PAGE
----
In the past month or two things have progressed to the point where bolts can be installed permanently. YEAH!!!
That means that the engine has been removed, the firewall has been formed, and the firewall is now in place. That also means that there are only a few pictures to deal with.
The engine and engine mount were removed along with everything else on the front of the fuselage.
I obtained a piece of sheet steel for the firewall and drilled a couple of holes so that it could be hung on the front of the fuselage on the top bolts for mounting the engine mount. To give a bit of backing for drilling holes and bending the edges of the firewall, I cut a piece of 1/2 inch plywood and hung it on the top bolts as well.
I bent the firewall metal around the plywood. The curve on the upper edge caused the metal to wrinkle.
Ben came to the rescue and welded up a set of fluting pliers from an old vice grips and some 1/4″ rod. This allowed me to insert some “controlled” wrinkles into the firewall top edge.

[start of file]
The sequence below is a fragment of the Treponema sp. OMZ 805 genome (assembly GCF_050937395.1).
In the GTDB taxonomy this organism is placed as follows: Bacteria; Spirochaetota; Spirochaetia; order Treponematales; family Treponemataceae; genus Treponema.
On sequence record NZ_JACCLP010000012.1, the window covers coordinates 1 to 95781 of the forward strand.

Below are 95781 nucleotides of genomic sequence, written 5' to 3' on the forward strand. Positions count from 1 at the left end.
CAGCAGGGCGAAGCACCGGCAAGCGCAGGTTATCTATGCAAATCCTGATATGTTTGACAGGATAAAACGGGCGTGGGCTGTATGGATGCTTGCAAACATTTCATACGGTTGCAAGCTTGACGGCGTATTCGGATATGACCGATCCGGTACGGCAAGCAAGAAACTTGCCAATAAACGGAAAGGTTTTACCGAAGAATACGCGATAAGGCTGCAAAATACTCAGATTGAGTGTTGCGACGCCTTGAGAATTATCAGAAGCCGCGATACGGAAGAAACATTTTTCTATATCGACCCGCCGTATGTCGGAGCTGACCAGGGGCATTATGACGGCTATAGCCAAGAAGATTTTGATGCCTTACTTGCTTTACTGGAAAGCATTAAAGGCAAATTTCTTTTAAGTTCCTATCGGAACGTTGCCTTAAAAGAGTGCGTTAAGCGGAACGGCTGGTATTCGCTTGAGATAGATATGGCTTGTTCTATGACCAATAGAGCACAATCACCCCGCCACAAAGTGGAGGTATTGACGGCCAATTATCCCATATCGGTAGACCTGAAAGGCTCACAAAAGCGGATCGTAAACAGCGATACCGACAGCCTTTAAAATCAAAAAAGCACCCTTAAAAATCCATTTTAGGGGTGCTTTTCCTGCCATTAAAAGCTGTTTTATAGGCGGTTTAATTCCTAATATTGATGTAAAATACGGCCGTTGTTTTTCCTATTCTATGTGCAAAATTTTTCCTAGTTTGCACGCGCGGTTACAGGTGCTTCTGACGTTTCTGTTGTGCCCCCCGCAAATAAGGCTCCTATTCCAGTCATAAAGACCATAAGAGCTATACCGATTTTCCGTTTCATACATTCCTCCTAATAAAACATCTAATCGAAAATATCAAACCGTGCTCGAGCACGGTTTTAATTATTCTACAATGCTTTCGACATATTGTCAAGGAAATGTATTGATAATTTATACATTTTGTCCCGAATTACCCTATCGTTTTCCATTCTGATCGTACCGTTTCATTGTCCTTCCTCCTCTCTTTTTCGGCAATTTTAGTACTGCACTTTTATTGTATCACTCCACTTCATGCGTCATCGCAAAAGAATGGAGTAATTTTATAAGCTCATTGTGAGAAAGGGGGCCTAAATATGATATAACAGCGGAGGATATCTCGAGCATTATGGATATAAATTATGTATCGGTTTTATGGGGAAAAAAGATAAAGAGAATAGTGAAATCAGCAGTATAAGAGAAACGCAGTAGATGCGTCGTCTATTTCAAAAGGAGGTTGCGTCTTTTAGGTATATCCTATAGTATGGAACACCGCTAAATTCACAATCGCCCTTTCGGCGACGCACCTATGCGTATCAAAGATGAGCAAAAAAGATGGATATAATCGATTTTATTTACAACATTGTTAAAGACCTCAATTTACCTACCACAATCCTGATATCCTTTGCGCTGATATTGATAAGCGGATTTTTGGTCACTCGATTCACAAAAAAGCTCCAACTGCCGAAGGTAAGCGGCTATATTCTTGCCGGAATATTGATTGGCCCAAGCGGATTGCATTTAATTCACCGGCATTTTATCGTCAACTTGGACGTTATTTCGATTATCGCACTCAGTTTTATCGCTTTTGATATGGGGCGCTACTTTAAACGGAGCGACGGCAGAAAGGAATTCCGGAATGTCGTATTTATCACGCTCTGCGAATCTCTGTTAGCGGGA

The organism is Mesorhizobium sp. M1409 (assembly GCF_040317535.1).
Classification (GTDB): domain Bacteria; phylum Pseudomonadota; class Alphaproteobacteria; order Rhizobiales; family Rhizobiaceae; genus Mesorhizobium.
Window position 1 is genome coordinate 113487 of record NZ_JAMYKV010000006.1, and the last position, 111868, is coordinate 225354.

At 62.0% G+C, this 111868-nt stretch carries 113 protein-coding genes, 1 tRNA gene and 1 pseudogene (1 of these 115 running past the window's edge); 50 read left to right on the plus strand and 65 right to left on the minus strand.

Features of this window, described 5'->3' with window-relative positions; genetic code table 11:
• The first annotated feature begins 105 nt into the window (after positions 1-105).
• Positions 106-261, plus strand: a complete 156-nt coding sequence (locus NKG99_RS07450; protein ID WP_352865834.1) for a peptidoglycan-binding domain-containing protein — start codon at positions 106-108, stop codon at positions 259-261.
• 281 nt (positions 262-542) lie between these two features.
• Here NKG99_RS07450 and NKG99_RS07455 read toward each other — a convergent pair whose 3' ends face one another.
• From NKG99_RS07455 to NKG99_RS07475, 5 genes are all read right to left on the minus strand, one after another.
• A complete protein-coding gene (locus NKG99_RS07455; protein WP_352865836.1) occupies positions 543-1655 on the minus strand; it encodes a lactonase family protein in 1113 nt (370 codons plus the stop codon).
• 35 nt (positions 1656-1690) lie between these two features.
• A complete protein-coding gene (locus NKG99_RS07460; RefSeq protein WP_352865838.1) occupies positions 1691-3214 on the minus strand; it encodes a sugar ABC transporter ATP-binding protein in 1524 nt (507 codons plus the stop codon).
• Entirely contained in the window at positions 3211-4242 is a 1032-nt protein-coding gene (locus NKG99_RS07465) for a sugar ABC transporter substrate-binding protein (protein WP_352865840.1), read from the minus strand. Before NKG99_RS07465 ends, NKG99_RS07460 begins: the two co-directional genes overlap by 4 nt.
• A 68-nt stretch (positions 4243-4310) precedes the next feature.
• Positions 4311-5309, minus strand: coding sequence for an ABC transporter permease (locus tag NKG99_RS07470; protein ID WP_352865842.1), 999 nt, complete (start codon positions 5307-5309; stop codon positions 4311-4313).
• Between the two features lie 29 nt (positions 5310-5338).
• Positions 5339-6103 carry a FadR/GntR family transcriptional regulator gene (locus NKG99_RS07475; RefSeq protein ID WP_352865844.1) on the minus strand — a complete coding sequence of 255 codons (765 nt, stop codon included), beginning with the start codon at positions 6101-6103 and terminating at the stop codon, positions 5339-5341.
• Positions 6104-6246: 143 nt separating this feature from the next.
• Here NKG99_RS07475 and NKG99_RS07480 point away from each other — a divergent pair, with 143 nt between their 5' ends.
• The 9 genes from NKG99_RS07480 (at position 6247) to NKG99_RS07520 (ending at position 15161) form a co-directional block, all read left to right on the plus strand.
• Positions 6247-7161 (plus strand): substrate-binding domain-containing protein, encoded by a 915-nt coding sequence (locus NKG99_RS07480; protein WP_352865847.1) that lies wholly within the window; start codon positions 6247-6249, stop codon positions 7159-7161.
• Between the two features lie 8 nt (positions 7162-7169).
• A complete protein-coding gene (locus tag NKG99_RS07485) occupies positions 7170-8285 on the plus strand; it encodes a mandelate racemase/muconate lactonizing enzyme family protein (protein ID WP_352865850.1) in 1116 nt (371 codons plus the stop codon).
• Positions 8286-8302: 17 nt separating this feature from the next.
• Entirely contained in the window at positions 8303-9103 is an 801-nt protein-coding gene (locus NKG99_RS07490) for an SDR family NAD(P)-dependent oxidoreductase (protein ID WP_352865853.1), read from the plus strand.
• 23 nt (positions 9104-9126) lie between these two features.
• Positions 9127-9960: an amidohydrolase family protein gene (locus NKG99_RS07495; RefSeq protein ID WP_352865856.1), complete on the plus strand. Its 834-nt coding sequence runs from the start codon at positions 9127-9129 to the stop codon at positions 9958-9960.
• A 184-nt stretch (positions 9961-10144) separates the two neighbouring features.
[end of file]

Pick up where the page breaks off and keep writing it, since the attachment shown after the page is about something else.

When that was done and the firewall looked pretty good, I took it off of the plane and spray pained the back of it with high temp primer. This primer is supposed to be good to 2000 degrees. While the paint dried I sprayed the front of the front bulkhead with Elmer’s spray adhesive, then applied FiberFrax to the wood. I finished up by putting the firewall back in place.
While I was working on the firewall, Emmett and his friend Gannon went to work and applied sealer to all the wood parts that I had been working on for the past year. These included the mount for the fuel tank, the seat parts and the baggage compartment parts.
Now I can focus on the final mounting of parts in preparation for covering the fuselage.